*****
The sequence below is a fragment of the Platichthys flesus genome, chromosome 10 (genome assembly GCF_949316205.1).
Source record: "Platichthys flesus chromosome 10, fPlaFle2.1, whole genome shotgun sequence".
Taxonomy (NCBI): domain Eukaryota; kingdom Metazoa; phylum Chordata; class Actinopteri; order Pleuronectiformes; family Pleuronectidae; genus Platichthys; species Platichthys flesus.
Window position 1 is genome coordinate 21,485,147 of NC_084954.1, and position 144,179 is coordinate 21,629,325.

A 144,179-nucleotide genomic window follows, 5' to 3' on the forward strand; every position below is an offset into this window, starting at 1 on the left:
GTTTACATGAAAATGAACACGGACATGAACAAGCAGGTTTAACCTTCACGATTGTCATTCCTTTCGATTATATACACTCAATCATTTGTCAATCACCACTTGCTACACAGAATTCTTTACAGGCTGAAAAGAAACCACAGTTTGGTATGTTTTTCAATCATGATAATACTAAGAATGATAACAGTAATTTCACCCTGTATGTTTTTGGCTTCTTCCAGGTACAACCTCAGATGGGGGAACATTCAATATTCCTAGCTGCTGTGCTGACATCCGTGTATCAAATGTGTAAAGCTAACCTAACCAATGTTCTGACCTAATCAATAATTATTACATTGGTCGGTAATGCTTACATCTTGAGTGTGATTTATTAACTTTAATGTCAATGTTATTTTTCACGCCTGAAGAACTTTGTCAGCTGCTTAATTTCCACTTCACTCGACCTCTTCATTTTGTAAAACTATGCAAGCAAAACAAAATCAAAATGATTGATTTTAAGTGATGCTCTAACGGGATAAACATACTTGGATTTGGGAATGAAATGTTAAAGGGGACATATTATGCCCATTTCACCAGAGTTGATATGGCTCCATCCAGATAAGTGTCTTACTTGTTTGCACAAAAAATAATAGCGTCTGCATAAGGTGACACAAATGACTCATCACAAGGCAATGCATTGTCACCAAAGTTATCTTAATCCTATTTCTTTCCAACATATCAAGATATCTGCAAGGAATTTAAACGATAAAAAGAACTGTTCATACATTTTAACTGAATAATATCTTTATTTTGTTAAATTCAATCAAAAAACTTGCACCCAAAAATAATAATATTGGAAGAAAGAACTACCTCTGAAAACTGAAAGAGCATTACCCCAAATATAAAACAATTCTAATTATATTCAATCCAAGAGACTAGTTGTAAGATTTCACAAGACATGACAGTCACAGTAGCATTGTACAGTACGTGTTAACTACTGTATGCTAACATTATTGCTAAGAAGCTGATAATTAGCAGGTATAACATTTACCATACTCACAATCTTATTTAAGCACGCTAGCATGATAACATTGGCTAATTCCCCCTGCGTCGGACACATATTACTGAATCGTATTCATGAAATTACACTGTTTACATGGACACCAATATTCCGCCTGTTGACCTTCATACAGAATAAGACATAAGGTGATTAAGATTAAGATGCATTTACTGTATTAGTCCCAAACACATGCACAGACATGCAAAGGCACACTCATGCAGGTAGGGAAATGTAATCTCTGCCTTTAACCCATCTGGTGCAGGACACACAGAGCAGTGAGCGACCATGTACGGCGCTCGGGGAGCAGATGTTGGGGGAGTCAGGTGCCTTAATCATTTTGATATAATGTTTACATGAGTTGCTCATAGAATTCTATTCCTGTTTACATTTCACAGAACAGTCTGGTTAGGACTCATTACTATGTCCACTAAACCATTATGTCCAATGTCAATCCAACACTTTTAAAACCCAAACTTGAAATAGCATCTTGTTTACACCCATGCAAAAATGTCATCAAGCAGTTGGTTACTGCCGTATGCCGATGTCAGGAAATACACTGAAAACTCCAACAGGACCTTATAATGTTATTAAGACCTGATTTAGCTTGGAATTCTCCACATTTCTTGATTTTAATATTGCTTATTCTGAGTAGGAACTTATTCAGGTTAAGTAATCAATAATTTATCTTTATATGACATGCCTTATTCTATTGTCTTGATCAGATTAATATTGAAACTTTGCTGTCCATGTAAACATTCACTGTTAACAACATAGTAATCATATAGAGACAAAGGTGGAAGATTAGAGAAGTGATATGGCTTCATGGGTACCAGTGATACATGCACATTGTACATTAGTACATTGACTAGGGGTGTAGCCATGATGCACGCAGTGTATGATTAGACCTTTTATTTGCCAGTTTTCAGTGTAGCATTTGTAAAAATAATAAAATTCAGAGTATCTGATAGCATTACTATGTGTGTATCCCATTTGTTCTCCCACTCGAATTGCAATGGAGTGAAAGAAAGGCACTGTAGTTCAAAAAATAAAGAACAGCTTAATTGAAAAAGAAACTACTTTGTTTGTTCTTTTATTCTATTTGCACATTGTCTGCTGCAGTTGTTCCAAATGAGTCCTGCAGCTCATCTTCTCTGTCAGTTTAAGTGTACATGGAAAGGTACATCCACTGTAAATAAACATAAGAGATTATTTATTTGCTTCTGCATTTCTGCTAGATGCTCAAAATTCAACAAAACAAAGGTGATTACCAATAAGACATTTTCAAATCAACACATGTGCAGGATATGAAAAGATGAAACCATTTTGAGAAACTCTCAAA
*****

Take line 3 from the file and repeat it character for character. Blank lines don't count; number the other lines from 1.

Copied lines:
Taxonomy (NCBI): domain Eukaryota; kingdom Metazoa; phylum Chordata; class Actinopteri; order Pleuronectiformes; family Pleuronectidae; genus Platichthys; species Platichthys flesus.